Amyas Morse, Comptroller and Auditor General, has once again been unable to give a full sign off to the Client Funds Account of the Child Maintenance and Enforcement Commission.
While the 2010-11 accounts properly present the amounts received and paid, he has qualified his opinions on the regularity of receipts and payments because of the level of error in maintenance assessments. He has also given adverse opinions on the truth and fairness of the outstanding maintenance arrears (reported in note 6 to the account). Today’s report recognises, however, that significant improvements have been made by the Commission to the information available on child maintenance arrears. The accounts have been qualified in terms of regularity because of the errors made in the calculations of maintenance assessments. Some payments have been based on incorrect assessments and some have been paid at the wrong rate. The best estimates for irregular receipts and payments for 2010-11 are £10.2 million overpayments and £13.9 million underpayments.
The C&AG has also given adverse opinions on the truth and fairness of note 6 to the account, the outstanding child maintenance arrears, which the Commission reports to be £3.748 billion at 31 March 2011. These figures do not give a true and fair view because of the level of error in the underlying case data. The best available estimates of the cumulative errors indicate that the reported arrears at 31 March 2011 contained overstatements of £219 million and understatements of £316 million.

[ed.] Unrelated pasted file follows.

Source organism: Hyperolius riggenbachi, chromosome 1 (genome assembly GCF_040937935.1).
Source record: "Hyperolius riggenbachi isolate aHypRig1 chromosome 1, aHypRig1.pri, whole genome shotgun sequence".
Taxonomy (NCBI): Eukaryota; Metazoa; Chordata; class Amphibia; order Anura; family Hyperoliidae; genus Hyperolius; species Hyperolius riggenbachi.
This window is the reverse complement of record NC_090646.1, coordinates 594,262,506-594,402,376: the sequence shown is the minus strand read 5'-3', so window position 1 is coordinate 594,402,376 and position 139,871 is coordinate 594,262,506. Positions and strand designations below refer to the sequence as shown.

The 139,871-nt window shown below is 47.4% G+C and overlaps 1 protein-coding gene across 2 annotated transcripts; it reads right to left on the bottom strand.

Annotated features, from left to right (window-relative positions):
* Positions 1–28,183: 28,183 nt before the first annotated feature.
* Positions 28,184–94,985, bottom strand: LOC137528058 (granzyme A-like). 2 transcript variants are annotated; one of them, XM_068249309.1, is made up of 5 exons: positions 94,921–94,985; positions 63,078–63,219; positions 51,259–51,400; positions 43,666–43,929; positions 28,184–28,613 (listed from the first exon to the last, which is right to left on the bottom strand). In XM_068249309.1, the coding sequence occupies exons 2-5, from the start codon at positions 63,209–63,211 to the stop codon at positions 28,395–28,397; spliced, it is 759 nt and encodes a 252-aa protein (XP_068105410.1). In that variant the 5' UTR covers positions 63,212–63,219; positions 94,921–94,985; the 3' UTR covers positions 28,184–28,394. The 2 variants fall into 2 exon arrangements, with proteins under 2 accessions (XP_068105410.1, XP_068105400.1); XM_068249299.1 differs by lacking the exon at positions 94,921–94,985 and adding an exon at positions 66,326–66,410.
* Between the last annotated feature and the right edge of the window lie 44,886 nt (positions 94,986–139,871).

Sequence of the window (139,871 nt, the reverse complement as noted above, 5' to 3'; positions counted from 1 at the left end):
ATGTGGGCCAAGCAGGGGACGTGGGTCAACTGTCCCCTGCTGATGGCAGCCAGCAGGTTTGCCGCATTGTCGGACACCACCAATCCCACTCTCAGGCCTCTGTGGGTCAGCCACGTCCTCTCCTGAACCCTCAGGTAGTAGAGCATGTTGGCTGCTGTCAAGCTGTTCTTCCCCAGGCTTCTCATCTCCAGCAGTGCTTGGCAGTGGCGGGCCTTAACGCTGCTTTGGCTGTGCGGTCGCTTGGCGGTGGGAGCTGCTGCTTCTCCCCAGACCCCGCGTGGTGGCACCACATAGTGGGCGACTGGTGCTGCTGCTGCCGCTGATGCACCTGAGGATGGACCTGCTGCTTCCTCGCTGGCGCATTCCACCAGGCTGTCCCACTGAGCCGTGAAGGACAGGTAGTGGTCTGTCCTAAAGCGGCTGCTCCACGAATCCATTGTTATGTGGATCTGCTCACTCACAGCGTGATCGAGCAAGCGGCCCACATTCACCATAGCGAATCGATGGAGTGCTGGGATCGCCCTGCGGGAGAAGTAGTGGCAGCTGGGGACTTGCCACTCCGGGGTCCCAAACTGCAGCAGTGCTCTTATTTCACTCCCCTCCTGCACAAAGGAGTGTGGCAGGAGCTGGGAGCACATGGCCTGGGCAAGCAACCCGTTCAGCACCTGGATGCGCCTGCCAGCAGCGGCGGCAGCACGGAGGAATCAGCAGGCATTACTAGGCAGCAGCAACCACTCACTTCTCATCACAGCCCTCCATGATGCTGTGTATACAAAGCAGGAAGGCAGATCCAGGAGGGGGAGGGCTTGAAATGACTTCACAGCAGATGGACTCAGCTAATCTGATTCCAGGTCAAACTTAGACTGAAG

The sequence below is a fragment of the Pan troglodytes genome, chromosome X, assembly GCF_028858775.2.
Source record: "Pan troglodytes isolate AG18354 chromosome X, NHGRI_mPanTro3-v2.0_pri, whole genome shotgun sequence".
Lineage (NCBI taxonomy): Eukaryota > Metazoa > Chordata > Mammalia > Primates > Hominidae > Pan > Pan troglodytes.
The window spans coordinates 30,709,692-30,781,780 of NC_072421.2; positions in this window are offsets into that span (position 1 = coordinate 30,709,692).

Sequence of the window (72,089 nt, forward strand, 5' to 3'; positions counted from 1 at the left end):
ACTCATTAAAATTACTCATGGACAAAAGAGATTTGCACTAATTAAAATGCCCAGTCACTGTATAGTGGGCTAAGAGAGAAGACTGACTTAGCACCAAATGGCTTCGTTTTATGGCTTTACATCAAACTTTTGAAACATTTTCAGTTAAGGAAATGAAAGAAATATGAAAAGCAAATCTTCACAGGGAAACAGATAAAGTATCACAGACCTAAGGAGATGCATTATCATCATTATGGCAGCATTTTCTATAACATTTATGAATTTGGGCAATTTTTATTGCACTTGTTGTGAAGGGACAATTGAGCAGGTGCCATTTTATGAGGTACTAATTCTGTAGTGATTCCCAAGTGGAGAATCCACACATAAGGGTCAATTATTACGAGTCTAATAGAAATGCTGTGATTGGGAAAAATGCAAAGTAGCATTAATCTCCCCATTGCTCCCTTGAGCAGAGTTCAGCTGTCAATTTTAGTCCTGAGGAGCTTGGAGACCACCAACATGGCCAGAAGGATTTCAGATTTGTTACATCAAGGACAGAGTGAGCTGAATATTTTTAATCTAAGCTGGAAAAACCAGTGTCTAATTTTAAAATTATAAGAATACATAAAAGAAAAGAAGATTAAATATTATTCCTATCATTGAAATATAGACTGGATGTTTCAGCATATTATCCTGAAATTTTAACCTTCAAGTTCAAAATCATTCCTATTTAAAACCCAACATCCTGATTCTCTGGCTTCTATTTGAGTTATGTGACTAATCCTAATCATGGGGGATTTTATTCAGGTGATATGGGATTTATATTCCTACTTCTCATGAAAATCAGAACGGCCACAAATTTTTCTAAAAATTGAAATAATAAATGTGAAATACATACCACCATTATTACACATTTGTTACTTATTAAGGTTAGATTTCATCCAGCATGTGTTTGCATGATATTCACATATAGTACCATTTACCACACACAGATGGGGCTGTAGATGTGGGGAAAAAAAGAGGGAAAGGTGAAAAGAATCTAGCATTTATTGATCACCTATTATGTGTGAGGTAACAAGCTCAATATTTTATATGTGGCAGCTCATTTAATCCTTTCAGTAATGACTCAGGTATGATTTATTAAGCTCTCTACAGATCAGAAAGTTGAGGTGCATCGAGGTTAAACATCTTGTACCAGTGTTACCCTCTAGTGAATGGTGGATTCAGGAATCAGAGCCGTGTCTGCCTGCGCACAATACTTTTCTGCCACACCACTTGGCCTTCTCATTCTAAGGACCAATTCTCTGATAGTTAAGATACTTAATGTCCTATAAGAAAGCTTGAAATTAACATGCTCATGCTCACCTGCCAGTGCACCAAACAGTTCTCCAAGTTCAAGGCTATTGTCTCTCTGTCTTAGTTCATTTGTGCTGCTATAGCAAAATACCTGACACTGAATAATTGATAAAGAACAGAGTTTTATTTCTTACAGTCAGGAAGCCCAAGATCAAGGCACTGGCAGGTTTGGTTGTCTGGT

Since the Commission took over responsibility for the statutory child maintenance schemes in November 2008, it has made significant improvements to the information available on child maintenance arrears. Errors in the underlying case data, which were previously unknown, have therefore now been made visible. The C&AG is obliged therefore to give an adverse opinion on the reported arrears. The opinions on arrears do not reflect a deterioration in the accuracy of data; rather increased transparency of errors that have accumulated since the inception of the statutory child maintenance schemes.
The Commission estimates that £0.54 billion (14 per cent of the total) of the outstanding balance is likely to be collectable. However, given the level of error in the underlying arrears data, there is significant uncertainty surrounding the accuracy of the estimated collectable amount.